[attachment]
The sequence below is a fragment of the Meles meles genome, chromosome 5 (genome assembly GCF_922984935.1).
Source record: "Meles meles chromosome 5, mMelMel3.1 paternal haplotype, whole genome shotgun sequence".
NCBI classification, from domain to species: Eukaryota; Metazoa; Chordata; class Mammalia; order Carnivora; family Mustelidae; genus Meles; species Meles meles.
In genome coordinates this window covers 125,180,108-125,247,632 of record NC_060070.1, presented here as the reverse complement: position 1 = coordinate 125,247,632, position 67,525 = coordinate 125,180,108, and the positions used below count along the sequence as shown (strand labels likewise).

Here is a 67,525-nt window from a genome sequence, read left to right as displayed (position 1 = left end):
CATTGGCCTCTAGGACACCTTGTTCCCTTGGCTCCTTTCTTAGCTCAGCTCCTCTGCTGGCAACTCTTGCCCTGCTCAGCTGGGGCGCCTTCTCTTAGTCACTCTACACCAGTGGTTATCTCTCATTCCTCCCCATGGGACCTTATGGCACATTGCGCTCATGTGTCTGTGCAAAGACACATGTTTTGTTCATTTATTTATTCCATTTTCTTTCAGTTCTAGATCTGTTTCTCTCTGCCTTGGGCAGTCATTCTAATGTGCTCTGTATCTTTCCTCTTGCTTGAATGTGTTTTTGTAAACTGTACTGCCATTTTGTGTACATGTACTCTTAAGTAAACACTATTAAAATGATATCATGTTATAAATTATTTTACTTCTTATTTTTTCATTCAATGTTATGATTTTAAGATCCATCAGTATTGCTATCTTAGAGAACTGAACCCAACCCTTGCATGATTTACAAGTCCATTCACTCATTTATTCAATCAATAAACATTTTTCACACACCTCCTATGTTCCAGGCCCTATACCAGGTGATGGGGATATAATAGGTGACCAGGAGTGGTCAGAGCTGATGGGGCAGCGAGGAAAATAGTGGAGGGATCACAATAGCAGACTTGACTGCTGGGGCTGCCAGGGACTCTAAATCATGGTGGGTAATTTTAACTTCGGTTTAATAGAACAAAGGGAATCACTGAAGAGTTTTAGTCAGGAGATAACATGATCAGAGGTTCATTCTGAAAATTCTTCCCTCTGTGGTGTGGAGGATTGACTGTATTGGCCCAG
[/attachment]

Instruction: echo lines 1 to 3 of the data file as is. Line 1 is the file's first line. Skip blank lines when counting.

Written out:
The sequence below is a fragment of the Meles meles genome, chromosome 5 (genome assembly GCF_922984935.1).
Source record: "Meles meles chromosome 5, mMelMel3.1 paternal haplotype, whole genome shotgun sequence".
NCBI classification, from domain to species: Eukaryota; Metazoa; Chordata; class Mammalia; order Carnivora; family Mustelidae; genus Meles; species Meles meles.